JW: I have seen the stories, but I do not have enough facts to comment. However, the NIH has done a good job supporting research and generating IP. Its processes and policies to out-license IP have benefited patients around the world. I believe companies from any country, including China, should be allowed to license IP from the NIH.

pN: What are your goals for OrbiMed?

JW: OrbiMed Asia is investing approximately USD 2 billion in Asia healthcare. On the private equity side, we have approximately USD 1.1 billion under management and have invested in nearly 50 companies.

We hope to facilitate the growth of China’s biotech industry in multiple ways:

  1.  We want to attract suitable foreign technology and products to China. With our established network and a global portfolio of more than 450 companies, we already have helped some of our Chinese portfolio companies (such as Credit Pharmaceutical) acquire foreign products and form global partnerships.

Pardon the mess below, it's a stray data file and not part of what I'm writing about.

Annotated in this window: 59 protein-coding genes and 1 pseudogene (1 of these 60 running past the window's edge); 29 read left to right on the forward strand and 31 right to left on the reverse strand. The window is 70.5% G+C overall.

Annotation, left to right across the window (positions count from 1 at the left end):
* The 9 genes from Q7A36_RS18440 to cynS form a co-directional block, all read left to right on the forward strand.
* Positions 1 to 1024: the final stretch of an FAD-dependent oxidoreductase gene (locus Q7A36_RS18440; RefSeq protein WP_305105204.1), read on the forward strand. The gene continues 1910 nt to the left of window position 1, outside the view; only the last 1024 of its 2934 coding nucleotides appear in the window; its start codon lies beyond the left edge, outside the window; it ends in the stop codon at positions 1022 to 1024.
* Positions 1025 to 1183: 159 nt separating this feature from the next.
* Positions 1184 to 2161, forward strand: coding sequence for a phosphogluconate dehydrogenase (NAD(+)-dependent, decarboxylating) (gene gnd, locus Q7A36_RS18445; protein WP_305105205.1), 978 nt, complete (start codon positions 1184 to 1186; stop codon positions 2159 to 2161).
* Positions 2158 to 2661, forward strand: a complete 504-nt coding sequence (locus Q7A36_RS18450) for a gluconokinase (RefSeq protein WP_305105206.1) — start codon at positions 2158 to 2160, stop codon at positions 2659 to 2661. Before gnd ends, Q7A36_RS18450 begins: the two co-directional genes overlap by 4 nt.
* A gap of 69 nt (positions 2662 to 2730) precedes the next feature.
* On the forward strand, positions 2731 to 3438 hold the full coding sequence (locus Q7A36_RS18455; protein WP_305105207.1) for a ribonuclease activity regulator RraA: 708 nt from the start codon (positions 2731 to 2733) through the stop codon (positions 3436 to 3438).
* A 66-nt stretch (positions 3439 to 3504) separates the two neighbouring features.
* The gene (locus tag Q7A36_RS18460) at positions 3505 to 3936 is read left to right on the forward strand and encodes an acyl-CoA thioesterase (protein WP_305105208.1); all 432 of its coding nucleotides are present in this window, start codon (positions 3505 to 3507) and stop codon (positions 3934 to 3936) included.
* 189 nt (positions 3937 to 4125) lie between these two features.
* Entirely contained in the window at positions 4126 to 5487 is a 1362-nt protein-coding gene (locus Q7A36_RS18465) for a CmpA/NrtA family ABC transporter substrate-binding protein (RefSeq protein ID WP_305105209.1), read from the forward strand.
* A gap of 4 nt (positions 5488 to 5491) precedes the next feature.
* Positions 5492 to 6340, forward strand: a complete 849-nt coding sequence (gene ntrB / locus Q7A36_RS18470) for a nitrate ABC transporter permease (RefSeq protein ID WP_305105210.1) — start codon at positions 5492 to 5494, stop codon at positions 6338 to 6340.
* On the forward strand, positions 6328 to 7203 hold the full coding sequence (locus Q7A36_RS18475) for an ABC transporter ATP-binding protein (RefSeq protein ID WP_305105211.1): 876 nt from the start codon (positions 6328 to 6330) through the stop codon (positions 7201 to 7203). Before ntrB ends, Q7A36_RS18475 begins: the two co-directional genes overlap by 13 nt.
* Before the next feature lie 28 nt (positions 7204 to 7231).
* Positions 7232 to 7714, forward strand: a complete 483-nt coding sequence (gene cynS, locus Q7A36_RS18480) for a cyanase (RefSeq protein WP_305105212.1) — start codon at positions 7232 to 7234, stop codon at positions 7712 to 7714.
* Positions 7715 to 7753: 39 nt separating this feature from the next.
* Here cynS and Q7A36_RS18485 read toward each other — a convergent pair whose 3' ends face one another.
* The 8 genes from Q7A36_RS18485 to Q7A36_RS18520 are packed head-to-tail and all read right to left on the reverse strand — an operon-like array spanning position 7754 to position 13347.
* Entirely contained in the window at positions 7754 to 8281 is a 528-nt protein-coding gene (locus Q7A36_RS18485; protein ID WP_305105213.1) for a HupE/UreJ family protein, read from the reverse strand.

2.  We want to helpChinese companies access foreign markets. For example, our portfolio company InventisBio is conducting clinical trials in the US with a gout drug candidate discovered in China. We want to support more Chinese companies to go abroad.
  3. We want to help more Chinese companies list their IPOs on reputable foreign stock exchanges, such as NASDAQ, NYSE, and Hong Kong. Two recent successes are Zai (NASDAQ) and AK Medical (Hong Kong).

Stay tuned for the upcoming China Showcase at Biotech Showcase, January 6, 2019, in San Fransisco, CA.  The program will feature keynotes, specialized sessions and networking opportunities. Tap into cross-border investment opportunities at China Showcase. 

China-Showcase-January-6-2019